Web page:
KENDALLVILLE — Two downtown buildings will be getting some new second floor windows, with the Kendallville Historic Preservation Commission granting their blessing on the replacements.
But more than that, Wednesday afternoon’s meeting was a good example of the board doing their best to balance ideals versus reality.
The commission approved replacements at 208 S. Main St., the Emerick, Diggins, Zabona law office owned by Linda Zabona-Wooster, and at 121 S. Main St., occupied by The Purdue Dream owned by Tina Edwards.
On 208 S. Main St, Zabona-Wooster is looking to replace six second-story windows in total, four on the front facade and two on the rear.
The windows will be replaced in the same size as the existing windows, which Indiana Landmarks adviser Deb Parcell noted was a little bit of a disappointment because the original windows were the much-larger arch-topped style.
And that’s where the balance between “best” and “good” came into play.
The second-floor apartment at 208 S. Main St. has a dropped ceiling that is situated just a little bit above the top of the windows, while mechanical infrastructure is located over that ceiling, Parcell said.
“My first thought was they need to be returned to the original size,” Parcell said. “The ceiling’s been dropped and there’s mechanicals running up above there. I don’t think you can ask them to do that, unfortunately.”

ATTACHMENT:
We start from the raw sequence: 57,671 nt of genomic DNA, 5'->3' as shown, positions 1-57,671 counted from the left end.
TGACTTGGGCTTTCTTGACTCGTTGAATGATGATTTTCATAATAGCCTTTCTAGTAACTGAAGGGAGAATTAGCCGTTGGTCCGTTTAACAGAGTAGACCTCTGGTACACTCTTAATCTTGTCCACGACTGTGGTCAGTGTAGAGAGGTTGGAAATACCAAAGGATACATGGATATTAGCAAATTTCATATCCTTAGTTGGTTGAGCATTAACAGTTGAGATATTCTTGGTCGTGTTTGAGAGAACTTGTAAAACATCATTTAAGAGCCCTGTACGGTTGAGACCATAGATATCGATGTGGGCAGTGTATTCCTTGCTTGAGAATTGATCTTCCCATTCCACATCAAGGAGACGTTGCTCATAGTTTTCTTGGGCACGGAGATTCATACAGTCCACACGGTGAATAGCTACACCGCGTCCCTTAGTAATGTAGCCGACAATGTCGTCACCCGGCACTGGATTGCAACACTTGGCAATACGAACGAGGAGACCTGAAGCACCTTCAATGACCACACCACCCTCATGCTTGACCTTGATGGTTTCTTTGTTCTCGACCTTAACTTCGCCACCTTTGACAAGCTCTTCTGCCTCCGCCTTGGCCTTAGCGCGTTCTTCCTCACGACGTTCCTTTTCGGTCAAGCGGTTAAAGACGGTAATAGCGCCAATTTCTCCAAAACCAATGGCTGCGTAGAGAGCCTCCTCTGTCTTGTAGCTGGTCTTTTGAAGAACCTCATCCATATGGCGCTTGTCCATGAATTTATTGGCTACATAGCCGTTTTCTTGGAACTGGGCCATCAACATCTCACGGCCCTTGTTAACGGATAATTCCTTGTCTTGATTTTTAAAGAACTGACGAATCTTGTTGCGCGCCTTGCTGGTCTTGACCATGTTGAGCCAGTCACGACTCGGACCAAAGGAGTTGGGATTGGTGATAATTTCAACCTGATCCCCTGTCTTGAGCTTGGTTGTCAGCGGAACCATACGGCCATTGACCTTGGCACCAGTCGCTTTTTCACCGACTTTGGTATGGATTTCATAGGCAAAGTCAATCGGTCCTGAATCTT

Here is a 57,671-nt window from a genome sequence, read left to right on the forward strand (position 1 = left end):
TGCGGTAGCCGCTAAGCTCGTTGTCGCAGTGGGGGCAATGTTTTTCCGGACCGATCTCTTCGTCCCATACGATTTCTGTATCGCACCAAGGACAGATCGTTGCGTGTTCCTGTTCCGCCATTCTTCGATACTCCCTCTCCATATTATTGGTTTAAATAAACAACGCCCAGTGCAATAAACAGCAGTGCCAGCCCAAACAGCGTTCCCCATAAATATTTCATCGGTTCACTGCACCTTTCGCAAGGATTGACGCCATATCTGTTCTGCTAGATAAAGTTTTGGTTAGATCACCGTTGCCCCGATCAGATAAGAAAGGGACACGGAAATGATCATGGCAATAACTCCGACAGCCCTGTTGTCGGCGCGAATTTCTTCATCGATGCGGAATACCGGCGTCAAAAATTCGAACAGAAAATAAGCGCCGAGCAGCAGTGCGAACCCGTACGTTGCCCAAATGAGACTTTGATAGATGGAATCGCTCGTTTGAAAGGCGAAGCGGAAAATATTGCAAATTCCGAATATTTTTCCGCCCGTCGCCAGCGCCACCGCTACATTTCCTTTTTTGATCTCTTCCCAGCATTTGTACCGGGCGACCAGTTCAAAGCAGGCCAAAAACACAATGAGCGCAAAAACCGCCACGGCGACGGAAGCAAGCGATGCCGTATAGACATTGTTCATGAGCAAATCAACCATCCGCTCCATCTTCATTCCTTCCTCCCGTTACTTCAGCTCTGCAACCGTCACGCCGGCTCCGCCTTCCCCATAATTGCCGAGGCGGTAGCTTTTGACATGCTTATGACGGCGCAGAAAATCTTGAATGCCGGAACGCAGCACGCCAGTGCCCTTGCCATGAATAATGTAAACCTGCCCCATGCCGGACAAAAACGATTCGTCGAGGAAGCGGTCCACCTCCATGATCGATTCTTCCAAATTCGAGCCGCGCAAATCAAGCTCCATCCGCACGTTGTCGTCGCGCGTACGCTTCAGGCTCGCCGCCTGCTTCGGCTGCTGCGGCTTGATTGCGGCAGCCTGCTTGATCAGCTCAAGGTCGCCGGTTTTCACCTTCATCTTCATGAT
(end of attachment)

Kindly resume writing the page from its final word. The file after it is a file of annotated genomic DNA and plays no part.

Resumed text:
The goal of the historic preservation commission to restore and preserve the state of the downtown buildings as close to their original style and character as possible. But historic preservation folks always talk about having to try to find a line between what’s perfect and what’s practical, and this was a perfect case of that.
While restoring the windows to their original condition would be ideal, it didn’t make much sense to demand the owner spend more to put in windows that would extend well past the usable living space on the second floor.
“It’s just so disappointing because it would so change the look of that building,” Parcell said. “It’s probably too big of an ask.”
That being said, the original request from Zabona-Wooster was to replace the vinyl windows with vinyl, but the city’s guidelines suggest a more durable material so that’s where a line was drawn.
Changing to an aluminum-clad wood window did add $325 per window for to the price for the front four, but with that change in place the preservation commission opted to approve the updates.
After that, the commission was considering a similar window replacement project for 121 S. Main St. at the Pure Dream.
That replacement had less discussion attached, as Edwards had already proposed the aluminum-clad wood, double-hung windows to replace the cheap and flimsy plexiglass that had been put up by a previous owner.
“I can’t believe they did that, it was so unsafe,” Edwards said of the plexiglass.
The windows will be a welcome addition to second-floor interior renovations she’s doing to turn her upstairs space into two living spaces, which may be rented out via a service like Airbnb or maybe one apartment and one rental, Edwards said. The spaces will have an exposed brick wall to give them a little urban-living chic.
Commission member Keith Ballard has seen the progress and was impressed with the work that’s been done so far.
“That upstairs really looks good,” Ballard said.
“It’s crazy to see what it looked like before,” Edwards agreed.
Commission members approved the window replacement plan as presented.